- Meredith Blackerby
Share Your Success!
Something that we tend to forget to do as teachers is to SHARE OUR SUCCESSES! We are always so focused on the times that we fail that we don't take time to celebrate the times that we win.
I had one of those moments today in a 2nd grade classroom! This grade can be pretty tough sometimes because they are just starting choice in the art room. It's new, it's confusing, and it's a lot of responsibility. They LOVE making their own choices, but they don't always love following our expectations. This can lead to quite a few headaches.
But I had a moment today that absolutely blew me away! I was sitting in class checking some sketchbooks when I overheard a conversation between two students. Student A had wandered over to Student B's work area to check out what they were doing. I encourage them to do this if they are having trouble coming up with ideas or if they need a small brain break. It gives them the opportunity to share what they are doing with their classmates (and maybe even do some spur of the moment critiquing!).
Student A was asking about Student B's clay project and what it was going to look like when it was done. Student B was having some trouble explaining what his vision was for the project. I listened to him struggle for a moment with finding the correct words (wanting to step in and help, but also wanting to give him the space to work it out by himself). But he couldn't seem to get the words out. So in a moment of TRUE ARTISTIC THINKING he said "Here, let me show you my plans!".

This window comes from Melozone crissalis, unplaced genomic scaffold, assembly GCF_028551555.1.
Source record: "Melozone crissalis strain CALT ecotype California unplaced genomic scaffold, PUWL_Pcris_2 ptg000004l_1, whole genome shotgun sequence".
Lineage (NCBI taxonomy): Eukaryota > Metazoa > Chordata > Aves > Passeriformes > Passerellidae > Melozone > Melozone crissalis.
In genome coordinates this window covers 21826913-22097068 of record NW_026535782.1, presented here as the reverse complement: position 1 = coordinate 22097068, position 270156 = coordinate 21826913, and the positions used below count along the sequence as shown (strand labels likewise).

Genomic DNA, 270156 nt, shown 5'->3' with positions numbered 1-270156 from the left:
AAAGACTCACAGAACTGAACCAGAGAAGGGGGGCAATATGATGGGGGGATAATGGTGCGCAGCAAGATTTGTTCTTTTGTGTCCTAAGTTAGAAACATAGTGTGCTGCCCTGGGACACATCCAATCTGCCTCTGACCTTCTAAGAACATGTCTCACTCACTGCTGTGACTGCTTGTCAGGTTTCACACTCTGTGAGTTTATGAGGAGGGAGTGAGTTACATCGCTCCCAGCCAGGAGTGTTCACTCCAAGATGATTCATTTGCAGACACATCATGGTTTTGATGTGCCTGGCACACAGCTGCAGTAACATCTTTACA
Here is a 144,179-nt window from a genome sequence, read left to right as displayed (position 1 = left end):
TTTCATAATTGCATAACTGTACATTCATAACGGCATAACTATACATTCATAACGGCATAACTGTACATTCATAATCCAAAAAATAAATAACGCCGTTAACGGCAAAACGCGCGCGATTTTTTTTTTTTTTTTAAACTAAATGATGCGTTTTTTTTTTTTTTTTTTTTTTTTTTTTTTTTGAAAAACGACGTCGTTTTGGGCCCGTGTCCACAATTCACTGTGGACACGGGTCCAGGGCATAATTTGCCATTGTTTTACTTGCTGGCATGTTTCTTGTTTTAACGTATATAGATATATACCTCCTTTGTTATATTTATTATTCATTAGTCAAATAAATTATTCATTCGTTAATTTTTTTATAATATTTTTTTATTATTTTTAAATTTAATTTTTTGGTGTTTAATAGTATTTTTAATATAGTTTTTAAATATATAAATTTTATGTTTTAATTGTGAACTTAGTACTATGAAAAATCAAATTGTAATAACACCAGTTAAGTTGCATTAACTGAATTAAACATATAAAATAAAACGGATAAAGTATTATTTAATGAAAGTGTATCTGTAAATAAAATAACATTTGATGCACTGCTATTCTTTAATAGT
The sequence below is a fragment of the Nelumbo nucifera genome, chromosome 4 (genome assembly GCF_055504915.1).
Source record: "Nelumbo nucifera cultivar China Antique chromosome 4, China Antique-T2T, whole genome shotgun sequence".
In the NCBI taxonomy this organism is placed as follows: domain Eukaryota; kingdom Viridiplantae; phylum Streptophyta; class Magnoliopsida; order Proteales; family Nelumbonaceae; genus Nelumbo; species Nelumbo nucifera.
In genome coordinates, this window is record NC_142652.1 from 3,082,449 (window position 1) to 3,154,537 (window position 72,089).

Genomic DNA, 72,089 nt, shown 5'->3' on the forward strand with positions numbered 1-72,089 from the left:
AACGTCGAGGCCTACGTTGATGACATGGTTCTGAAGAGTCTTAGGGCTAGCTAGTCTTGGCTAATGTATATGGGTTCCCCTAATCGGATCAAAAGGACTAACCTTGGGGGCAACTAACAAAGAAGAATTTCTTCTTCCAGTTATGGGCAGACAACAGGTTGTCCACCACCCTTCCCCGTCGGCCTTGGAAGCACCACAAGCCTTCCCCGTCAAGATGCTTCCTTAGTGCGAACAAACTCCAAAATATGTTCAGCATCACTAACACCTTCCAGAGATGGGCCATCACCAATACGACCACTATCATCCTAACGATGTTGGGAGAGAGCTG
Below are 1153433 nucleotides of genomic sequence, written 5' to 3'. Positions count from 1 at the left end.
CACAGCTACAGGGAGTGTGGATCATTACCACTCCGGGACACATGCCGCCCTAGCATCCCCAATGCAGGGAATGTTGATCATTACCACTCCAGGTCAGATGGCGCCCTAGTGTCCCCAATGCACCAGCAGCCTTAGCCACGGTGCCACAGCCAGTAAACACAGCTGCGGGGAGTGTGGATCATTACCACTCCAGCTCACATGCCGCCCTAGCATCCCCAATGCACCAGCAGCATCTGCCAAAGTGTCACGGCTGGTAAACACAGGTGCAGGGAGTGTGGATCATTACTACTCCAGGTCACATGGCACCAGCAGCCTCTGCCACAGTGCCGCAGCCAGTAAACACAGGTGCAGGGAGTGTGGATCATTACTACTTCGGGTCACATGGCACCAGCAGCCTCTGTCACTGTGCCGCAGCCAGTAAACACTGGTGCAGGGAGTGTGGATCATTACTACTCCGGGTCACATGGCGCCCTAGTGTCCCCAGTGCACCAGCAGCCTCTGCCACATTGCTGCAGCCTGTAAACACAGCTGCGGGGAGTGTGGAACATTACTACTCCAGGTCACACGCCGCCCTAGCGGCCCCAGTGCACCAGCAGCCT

Student B proceeds to whip out his sketchbook and turn to his plans for the project! He then takes a couple of minutes to walk Student A through his drawings, his material list and his vision for the finished product.
The whole exchange couldn't have taken more than five minutes, but it made my entire day! I love that this student chose to use their plans as a tool to communicate their ideas.
If every day could be like this one, I would be one happy art teacher!
What successes have you experienced in your art room??
This is an example of what planning might look like in my classroom. This particular sketchbook is not the one from the story above, but it gives an idea of what my expectations are for their sketchbook planning. They do not all need to look the same, but I need to be able to tell that they spent time thinking through the process of their project and what they want it to look like when it is finished.